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Open Access Publications from the University of California

Grounding Action Verbs in Egocentric Visual Perception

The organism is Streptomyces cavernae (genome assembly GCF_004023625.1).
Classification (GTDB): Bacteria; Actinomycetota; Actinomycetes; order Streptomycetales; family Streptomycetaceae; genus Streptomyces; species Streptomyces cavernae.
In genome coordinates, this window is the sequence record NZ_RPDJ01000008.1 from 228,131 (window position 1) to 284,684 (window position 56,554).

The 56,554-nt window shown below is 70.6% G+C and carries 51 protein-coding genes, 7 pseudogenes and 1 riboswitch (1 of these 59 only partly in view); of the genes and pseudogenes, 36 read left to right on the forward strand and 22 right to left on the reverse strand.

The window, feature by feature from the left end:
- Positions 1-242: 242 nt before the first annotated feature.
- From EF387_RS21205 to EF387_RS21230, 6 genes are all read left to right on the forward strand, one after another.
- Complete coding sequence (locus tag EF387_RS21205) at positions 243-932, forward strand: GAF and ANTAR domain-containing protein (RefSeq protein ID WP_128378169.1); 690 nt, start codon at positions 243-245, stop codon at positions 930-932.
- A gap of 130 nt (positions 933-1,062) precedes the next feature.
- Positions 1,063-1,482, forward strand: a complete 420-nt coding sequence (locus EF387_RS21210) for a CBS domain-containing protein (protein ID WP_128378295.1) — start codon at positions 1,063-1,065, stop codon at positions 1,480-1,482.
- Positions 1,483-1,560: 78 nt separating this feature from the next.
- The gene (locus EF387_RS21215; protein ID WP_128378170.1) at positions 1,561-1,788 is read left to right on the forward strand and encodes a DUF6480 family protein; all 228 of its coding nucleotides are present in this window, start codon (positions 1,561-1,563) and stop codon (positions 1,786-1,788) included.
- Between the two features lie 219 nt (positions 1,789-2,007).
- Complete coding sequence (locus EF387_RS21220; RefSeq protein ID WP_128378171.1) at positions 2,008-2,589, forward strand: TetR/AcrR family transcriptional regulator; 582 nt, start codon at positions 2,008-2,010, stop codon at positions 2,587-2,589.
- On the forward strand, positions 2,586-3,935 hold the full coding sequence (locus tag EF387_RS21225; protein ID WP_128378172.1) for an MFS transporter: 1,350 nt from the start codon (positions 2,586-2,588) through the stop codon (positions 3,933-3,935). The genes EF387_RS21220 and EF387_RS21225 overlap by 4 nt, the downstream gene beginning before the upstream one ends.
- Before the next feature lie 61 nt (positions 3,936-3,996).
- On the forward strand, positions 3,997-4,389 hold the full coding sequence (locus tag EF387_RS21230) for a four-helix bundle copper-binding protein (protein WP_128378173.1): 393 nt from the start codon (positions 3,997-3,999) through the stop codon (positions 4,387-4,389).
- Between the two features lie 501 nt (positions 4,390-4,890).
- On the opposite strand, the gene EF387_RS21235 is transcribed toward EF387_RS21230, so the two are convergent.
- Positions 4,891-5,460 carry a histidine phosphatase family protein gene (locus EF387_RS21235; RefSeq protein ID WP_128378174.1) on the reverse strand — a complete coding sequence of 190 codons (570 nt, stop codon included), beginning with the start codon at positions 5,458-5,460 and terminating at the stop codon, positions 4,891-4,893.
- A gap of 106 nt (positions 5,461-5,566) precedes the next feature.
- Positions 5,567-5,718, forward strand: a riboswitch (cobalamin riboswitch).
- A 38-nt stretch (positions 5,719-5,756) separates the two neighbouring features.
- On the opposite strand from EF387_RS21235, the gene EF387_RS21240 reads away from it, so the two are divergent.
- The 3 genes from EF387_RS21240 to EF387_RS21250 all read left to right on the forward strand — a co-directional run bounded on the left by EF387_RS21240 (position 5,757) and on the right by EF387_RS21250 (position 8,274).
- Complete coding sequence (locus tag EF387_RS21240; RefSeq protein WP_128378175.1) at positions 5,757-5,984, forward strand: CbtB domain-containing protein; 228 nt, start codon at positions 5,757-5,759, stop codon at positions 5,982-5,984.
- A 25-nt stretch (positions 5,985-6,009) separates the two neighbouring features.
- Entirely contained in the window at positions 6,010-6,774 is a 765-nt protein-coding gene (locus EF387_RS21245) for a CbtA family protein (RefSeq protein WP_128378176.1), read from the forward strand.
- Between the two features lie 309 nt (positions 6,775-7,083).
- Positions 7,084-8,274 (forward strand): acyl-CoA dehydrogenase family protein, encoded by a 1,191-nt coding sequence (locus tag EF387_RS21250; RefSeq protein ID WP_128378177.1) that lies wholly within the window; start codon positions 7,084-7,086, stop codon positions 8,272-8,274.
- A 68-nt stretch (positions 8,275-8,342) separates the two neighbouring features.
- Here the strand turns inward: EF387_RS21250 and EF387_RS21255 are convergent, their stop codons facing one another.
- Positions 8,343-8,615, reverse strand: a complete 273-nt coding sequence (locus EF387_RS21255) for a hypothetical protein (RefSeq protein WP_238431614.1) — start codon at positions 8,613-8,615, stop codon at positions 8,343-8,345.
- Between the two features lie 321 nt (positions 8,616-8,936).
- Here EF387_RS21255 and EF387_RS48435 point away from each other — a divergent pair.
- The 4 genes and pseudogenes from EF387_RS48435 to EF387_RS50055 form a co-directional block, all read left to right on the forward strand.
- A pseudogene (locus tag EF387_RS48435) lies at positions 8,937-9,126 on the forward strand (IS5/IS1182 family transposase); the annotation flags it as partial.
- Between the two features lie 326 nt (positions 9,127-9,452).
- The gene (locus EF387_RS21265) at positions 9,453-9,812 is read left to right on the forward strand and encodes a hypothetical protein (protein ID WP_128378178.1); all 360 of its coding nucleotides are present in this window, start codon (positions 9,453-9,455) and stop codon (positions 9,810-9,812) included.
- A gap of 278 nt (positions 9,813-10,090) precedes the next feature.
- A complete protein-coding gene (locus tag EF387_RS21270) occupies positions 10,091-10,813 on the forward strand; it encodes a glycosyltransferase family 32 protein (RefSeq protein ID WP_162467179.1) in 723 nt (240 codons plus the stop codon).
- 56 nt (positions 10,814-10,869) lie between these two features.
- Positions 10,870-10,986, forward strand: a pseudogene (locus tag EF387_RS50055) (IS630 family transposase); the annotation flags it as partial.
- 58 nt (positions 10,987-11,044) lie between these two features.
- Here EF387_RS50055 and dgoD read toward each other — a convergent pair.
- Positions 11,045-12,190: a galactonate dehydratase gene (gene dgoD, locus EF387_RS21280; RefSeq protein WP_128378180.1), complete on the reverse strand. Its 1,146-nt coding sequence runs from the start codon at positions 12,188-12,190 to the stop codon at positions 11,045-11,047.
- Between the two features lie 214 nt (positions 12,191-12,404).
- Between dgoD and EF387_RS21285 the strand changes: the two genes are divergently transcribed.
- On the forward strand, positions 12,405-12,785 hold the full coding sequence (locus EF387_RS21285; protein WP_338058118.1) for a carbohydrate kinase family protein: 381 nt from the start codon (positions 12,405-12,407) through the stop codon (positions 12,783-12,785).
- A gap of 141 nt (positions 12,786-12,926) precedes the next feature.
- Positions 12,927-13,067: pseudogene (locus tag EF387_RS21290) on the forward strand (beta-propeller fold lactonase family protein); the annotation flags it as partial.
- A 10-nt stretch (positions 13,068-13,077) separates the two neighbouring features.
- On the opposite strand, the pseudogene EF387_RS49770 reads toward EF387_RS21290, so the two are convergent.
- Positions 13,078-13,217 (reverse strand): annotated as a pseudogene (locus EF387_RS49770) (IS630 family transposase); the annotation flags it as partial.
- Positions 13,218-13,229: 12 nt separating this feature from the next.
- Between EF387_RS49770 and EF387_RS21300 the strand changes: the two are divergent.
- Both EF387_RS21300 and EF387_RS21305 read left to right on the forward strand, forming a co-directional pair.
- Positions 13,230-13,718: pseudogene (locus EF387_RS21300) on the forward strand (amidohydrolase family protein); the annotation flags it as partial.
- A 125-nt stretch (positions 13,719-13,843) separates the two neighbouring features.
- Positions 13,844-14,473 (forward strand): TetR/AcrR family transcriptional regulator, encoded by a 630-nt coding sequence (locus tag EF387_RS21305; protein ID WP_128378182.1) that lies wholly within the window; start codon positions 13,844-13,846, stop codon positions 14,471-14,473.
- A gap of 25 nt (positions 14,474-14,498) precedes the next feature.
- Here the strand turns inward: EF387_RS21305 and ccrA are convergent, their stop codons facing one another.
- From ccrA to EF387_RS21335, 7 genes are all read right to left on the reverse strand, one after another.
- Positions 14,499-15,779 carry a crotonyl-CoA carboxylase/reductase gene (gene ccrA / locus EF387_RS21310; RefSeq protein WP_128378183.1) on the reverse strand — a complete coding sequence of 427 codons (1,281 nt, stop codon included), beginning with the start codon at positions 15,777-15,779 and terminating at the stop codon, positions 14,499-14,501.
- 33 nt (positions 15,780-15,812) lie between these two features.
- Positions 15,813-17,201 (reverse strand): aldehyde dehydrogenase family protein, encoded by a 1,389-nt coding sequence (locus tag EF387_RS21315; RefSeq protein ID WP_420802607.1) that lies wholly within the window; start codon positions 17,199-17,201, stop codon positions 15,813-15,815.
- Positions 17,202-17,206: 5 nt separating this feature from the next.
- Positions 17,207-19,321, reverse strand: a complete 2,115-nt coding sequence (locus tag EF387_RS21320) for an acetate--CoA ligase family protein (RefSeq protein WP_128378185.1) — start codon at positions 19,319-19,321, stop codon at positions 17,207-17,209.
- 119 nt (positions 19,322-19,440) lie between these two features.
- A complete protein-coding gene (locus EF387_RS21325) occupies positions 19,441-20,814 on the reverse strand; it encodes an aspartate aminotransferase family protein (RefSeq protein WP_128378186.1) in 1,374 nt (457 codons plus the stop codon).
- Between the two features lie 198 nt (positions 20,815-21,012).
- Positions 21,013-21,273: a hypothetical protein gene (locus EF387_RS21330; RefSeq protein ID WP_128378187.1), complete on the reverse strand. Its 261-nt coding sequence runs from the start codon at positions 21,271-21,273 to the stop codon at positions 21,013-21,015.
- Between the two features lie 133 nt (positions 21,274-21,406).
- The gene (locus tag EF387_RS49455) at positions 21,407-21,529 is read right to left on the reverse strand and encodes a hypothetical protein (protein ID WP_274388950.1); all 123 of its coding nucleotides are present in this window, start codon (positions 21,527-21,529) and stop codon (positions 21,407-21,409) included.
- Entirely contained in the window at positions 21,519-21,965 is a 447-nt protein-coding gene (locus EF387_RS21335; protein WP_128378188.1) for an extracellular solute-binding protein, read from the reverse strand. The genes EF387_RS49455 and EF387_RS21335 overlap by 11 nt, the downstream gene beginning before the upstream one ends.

It has been conjectured that verb learning is hard because verb meanings are not readily "packaged'' from the physical world. To provide new empirical evidence on this account, we analyzed egocentric video collected from natural toy-play interaction and focused on the naming events when action verbs were uttered in parent speech. Using the Human Simulation Paradigm, we showed egocentric videos of those naming events to adult observers and asked them to guess the target verb in parent speech. We found that adult observers used many different verbs to describe the same visual event, and only one of them matched with the verb in parent speech. We analyzed mismatched verbs and identified several sources of mismatch, and found that all of the mismatched verbs are relevant to the target verb, but they capture different properties (temporal, semantic, etc) of the visual event. We also found that different naming events for the same verb also differ in terms of the degree of ambiguity. Taken together, the results in the present paper provided new evidence from the child’s view, showing that verb learning is hard not only because multiple possible meanings are embedded in each learning situation, but also because these candidate meanings expand across multiple dimensions of the physical world, overlap with each other, and relate to the target meaning in many different ways.

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